I’d like to hone in on one statement in the Lord’s words we just heard:
“Do not work for food that perishes
but for the food that endures for eternal life,
which the Son of Man will give you.”
“Do not work for food that perishes…”
If we used that to measure what we value, what would we find?
A lot of us are getting excited about the Reds--including me.
But it’s “food that perishes.”
Yet how many folks will skip Mass--
and skip receiving the Bread of Life--
for an autograph, or a good parking spot?
Computers and gadgets are wonderful tools.
I use them every day.
They can also be a cozy world we retreat into--
where we spend hours with a video game,
Or looking at pretty pictures, or reading all the latest news,
while the people in our own houses become strangers.
Again, food that perishes--
whereas the love that is fostered around the dinner table
is food that endures.
This is a good time to explain one of our Catholic practices:
the practice of doing penances, acts of self-denial, throughout the year.
Nowadays, most Catholics only do that during Lent.
But did you realize that every Friday is a day of penance?
Not just during Lent, but every Friday through the year?
Now, a lot of folks will say, wait--
didn’t the bishops abolish that?
No, they didn’t. What they did was to say,
you can either abstain from meat--
or you can do another penance.
But the obligation to do some penance on Fridays is still in place.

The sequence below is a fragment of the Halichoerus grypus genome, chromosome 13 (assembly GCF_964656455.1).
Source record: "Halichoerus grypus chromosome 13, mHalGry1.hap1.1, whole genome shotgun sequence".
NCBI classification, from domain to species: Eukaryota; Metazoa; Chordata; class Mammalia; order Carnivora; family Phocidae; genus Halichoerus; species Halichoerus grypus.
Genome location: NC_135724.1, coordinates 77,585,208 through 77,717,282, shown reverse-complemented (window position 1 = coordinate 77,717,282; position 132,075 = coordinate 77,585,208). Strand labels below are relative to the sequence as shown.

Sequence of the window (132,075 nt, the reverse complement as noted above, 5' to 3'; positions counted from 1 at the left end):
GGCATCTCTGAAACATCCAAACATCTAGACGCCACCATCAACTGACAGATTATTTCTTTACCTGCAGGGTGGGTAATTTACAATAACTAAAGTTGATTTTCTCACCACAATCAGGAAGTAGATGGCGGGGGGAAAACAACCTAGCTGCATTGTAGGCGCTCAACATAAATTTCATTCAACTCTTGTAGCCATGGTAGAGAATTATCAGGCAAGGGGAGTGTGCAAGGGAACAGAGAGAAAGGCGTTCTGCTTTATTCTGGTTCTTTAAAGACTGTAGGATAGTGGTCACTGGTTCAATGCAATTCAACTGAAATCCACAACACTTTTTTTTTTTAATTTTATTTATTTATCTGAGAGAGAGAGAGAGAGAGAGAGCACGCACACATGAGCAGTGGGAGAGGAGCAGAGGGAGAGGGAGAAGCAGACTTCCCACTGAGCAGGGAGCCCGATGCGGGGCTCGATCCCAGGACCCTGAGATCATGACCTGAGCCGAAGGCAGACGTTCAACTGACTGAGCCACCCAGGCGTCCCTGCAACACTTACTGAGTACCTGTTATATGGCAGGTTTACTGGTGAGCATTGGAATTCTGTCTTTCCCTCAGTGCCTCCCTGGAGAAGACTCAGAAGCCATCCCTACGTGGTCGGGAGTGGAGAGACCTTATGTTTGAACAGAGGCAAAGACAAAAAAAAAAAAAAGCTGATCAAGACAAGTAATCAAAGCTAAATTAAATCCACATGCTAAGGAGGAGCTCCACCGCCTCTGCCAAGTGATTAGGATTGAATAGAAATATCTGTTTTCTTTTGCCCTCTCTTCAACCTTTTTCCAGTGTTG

I’d bet real money most Catholics don’t know that.
They just think Fridays stopped being a day of penance.
This is why a number of Catholics
are returning to no-meat-on-Fridays;
because while there are other ways to do it,
it’s still a good form of penance.
But let’s talk about that: we do we do penance?
First, while we can never “pay” for our sins,
we can make some offering--even a very small one.
Second, doing penance unites us with others.
When we know someone else is suffering,
choosing to fast is a way to stand with them.
And, coming back to our Gospel:
Acts of self-denial can be powerful ways
we overcome our lust for the food that perishes,
and learn to hunger for the food that endures.
Sometimes it’s the only tool that helps us really change.
We all like the good life: good food, good times.
And that’s not bad, so long as keep it in balance.
It’s the difference between enjoying a drink--and living for one.
What makes the good things of life, good,
is that they connect us to the goodness of God.
This is what Saint Augustine said.
If the good and beautiful things of life could speak,
they would say, “We are not God--but he made us.”
Pray for me: you can see I like food!
Let’s pray for each other, to seek the Food that endures.